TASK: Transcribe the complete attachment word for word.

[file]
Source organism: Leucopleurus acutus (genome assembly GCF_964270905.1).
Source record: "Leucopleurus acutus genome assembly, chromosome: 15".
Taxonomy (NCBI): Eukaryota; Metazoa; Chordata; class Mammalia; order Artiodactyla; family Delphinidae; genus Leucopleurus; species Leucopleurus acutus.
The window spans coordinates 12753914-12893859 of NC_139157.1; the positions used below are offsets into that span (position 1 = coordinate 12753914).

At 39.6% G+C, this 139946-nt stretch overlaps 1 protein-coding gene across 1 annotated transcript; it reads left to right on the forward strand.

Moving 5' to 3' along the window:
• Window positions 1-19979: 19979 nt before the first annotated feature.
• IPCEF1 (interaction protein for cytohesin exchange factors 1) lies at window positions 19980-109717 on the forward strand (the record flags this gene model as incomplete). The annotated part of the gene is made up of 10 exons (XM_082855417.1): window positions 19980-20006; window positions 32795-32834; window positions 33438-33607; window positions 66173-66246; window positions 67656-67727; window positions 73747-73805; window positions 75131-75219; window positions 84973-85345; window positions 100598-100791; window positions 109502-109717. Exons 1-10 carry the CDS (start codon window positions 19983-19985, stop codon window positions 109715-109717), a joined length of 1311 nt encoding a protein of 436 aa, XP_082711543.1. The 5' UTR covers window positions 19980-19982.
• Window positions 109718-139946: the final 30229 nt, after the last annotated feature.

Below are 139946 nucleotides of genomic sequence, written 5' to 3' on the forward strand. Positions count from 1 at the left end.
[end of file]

Source organism: Leucopleurus acutus (genome assembly GCF_964270905.1).
Source record: "Leucopleurus acutus genome assembly, chromosome: 15".
Taxonomy (NCBI): Eukaryota; Metazoa; Chordata; class Mammalia; order Artiodactyla; family Delphinidae; genus Leucopleurus; species Leucopleurus acutus.
The window spans coordinates 12753914-12893859 of NC_139157.1; the positions used below are offsets into that span (position 1 = coordinate 12753914).

At 39.6% G+C, this 139946-nt stretch overlaps 1 protein-coding gene across 1 annotated transcript; it reads left to right on the forward strand.

Moving 5' to 3' along the window:
• Window positions 1-19979: 19979 nt before the first annotated feature.
• IPCEF1 (interaction protein for cytohesin exchange factors 1) lies at window positions 19980-109717 on the forward strand (the record flags this gene model as incomplete). The annotated part of the gene is made up of 10 exons (XM_082855417.1): window positions 19980-20006; window positions 32795-32834; window positions 33438-33607; window positions 66173-66246; window positions 67656-67727; window positions 73747-73805; window positions 75131-75219; window positions 84973-85345; window positions 100598-100791; window positions 109502-109717. Exons 1-10 carry the CDS (start codon window positions 19983-19985, stop codon window positions 109715-109717), a joined length of 1311 nt encoding a protein of 436 aa, XP_082711543.1. The 5' UTR covers window positions 19980-19982.
• Window positions 109718-139946: the final 30229 nt, after the last annotated feature.

Below are 139946 nucleotides of genomic sequence, written 5' to 3' on the forward strand. Positions count from 1 at the left end.